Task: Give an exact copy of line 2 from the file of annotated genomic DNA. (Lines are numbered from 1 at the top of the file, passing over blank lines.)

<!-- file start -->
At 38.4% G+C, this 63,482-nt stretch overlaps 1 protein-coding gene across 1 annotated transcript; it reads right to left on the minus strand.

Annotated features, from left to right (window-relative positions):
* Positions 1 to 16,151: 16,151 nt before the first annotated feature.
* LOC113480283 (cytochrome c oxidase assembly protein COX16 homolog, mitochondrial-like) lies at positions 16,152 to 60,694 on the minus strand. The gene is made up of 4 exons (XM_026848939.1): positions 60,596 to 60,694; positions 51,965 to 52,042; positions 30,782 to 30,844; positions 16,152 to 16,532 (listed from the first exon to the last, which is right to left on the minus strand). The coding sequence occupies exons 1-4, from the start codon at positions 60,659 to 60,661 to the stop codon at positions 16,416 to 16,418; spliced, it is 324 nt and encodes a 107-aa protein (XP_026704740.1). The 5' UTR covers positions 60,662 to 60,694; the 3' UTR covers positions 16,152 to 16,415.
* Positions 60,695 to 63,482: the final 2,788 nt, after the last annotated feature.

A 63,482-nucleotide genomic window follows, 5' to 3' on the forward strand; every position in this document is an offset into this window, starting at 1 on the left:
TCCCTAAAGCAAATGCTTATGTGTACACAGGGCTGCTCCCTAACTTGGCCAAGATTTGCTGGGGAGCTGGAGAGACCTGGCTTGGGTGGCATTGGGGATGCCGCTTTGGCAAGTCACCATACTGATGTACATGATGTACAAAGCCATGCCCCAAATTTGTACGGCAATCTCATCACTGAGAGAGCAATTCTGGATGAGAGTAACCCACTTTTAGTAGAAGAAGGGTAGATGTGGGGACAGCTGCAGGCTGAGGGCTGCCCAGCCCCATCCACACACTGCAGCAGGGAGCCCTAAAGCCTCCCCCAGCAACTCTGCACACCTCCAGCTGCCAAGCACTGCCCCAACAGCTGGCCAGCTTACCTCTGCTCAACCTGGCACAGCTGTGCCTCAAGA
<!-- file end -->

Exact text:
Annotated features, from left to right (window-relative positions):